I have been staring at 7 very ripe peaches for a few days now, so I knew my next recipe had to be something peachy (pun intended). I thought maybe a peach tart, but a plain peach tart sounded pretty boring. So that was when I decided to add almond and I also wanted something rustic! So viola, I created my peach frangipane galette! I also learned while doing some research that tarts and galettes are different. Tarts are made in a pan while galettes are free-form and rustic looking.
There are probably many of you that aren’t familiar with frangipane. Online I was seeing a lot of “almond cream” recipes so I guess that’s what most know it as. Frangipane is traditionally made with almond paste, however it can be hard to find and also expensive so I used Bob’s Red Mill Almond Flour instead and some almond extract too. Frangipane dates back to the 16th century when Italian nobleman, Marquis Frangipani, invented something kinda strange. Marquis Frangipani created almond scented gloves which became instantly popular in Europe. These almond scent gloves inspired chefs to capture the delicious scent of almonds in their pastries. And that’s how frangipane was born. Frangipane is traditionally used in Pithivier and Bakewell Tarts, but you have probably eaten it in almond croissants or other almond tarts or galettes!
Time to talk peaches! Peaches are originally from China! Peaches are thought to have been used as early as 6000BC and are mentioned in ancient Chinese texts around the 10th century. Peaches were brought to Europe and in the 1500’s Spanish explorers shipped peaches to the “New World.” There are two types of peaches: freestone and clingstone. Freestone peaches are best used in jams since the skin of the peach separates from the pit easily. They’re also grown later in the peach season. Clingstone peaches are best eaten fresh, the skin does not separate easily from the pit and are grown earlier in the season, around June. Overall there are over 2000 varieties of peaches worldwide. They’re the same species as nectarines, and belong in the stone fruit category; along with apricots, plums and cherries!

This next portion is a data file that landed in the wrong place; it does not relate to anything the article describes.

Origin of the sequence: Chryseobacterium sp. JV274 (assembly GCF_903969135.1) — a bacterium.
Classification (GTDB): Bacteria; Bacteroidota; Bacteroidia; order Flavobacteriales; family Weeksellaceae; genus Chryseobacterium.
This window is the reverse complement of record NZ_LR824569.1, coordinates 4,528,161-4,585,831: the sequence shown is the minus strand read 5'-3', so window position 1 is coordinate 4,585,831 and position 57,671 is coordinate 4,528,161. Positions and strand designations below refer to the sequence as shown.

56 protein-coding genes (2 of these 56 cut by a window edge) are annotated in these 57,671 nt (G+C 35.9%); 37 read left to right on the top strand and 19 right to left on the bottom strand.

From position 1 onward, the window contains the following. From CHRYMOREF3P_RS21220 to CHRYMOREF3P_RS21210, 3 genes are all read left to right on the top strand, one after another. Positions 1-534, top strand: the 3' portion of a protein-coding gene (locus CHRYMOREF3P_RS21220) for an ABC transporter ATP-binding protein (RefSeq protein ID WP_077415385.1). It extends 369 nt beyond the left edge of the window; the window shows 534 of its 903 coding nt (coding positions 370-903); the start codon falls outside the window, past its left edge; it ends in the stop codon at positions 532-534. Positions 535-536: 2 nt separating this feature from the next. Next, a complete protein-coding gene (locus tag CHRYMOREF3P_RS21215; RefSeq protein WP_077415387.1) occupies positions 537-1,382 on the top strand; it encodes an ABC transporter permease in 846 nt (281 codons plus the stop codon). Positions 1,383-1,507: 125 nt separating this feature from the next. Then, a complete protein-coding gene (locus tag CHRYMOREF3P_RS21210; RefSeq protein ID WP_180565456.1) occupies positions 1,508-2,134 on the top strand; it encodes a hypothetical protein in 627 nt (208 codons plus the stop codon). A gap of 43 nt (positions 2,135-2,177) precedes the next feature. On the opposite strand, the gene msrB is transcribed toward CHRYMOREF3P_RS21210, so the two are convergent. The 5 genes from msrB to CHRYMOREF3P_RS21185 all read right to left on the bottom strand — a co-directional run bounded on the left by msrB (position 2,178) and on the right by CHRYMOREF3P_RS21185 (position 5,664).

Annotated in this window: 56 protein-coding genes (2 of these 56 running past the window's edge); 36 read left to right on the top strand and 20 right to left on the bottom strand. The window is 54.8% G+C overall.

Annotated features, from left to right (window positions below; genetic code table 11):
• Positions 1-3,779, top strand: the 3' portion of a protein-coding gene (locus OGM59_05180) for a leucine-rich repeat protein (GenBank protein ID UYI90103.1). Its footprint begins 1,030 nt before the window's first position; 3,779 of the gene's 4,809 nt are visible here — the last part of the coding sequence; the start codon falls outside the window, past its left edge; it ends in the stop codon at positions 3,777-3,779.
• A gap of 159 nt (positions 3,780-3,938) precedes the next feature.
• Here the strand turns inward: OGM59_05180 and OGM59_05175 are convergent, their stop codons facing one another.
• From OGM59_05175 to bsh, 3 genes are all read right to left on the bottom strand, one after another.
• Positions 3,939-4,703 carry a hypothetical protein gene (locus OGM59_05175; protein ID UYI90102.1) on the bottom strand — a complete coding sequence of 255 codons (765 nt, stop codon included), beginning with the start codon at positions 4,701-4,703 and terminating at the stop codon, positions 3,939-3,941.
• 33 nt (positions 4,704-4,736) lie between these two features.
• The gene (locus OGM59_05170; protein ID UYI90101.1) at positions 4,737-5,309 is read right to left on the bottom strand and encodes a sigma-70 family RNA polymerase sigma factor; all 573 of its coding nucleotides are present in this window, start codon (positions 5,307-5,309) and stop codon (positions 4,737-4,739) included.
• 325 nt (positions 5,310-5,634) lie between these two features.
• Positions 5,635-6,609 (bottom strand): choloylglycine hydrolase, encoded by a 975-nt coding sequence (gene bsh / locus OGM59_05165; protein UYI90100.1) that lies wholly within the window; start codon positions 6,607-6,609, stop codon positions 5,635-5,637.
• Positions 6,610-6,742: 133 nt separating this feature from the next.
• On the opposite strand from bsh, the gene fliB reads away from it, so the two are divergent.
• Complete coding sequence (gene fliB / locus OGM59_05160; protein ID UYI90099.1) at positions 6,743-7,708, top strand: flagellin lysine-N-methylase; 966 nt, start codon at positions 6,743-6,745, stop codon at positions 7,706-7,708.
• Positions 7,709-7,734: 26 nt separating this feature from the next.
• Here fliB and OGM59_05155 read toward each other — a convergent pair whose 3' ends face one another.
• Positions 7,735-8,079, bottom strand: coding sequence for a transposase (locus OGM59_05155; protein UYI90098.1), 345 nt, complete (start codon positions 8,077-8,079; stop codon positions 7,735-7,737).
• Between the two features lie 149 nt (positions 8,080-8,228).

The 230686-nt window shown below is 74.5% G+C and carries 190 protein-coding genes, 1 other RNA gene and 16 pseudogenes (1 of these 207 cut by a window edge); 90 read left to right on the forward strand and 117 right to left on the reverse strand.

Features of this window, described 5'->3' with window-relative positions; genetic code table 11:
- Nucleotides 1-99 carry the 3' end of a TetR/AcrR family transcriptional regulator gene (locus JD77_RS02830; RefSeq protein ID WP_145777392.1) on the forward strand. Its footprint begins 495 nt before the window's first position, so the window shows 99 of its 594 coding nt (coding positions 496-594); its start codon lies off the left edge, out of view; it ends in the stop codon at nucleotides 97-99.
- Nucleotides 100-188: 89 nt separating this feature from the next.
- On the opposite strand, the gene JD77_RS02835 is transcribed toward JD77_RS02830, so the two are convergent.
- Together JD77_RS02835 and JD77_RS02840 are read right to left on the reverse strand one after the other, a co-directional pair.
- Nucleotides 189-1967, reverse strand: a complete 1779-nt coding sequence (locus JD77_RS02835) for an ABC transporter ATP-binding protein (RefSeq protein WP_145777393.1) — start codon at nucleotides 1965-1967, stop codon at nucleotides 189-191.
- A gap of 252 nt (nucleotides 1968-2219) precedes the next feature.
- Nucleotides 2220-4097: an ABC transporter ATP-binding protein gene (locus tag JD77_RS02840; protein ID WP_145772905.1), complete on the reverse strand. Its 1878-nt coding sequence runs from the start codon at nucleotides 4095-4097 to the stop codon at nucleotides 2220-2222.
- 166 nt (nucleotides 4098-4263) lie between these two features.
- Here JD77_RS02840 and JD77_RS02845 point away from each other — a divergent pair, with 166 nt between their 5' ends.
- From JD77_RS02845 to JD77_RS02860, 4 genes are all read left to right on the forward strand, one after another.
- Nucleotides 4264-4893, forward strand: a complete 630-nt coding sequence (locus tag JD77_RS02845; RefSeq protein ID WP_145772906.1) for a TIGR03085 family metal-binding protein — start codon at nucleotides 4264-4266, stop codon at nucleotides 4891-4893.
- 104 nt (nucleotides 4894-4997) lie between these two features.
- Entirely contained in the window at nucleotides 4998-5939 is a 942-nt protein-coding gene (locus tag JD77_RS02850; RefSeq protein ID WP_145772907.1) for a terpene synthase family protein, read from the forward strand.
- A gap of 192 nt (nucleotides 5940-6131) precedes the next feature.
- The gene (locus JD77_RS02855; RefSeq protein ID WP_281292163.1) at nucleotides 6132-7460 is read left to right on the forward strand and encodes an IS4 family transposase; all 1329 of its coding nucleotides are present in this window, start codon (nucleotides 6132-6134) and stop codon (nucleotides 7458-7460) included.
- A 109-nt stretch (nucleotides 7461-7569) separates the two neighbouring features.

Peach Frangipane Galette
- 1 1/2 cups all-purpose flour
- 1/2 teaspoon sea salt
- 2 tablespoons sugar
- 1 1/2 sticks unsalted butter, cold
- 4 tablespoons cold water
- In a food processor or in a medium bowl combine flour, salt and sugar.
- Cut in the cold butter until butter is pea-sized.
- Add the water and combine.
- Place ball of crust on plastic wrap, flatten to about 1 inch thick and refrigerate.
- 1/4 cup unsalted butter, room temperature
- 1/4 cup sugar
- 1 egg
- 1/3 cup + 1 tablespoon almond flour
- 1 tablespoon all-purpose flour
- 1 teaspoon almond extract
- 1/8 teaspoon sea salt
- Preheat oven to 425 degrees.
- In the bowl of a stand mixer, combine all ingredients until pale in color (about 5 minutes).
- Set aside.
- 7-8 peaches, peeled and sliced
- 2 tablespoons cornstarch
- 1 tablespoon unsalted butter
- Combine peeled and sliced peaches and cornstarch. Mix with hands until cornstarch coats all peach slices.
- Dice butter and combine with peaches. Set aside.
- Remove crust from refrigerator. Roll into a 15 inch diameter circle.
- Place circle on parchment lined sheet tray. (It’s going to overhang, that’s OK)
- In the center spread the frangipane.
- Top the frangipane with the peach filling.
- Fold the dough farthest from you toward you, continue folding the dough over the center until the whole galette is covered.
- Bake in oven for 25 minutes, rotate and bake another 20-25 minutes or until crust in golden and filling is bubbling.
This galette has natural sweetness from the peaches, and the almond in the frangipane helps to settle down that almost overly sweet flavor from my very ripe peaches! This is a pretty quick dessert that will impress everyone and damn is it delicious!
One thought on “Peach Frangipane Galette”
This looks amazing! Love love love your blog.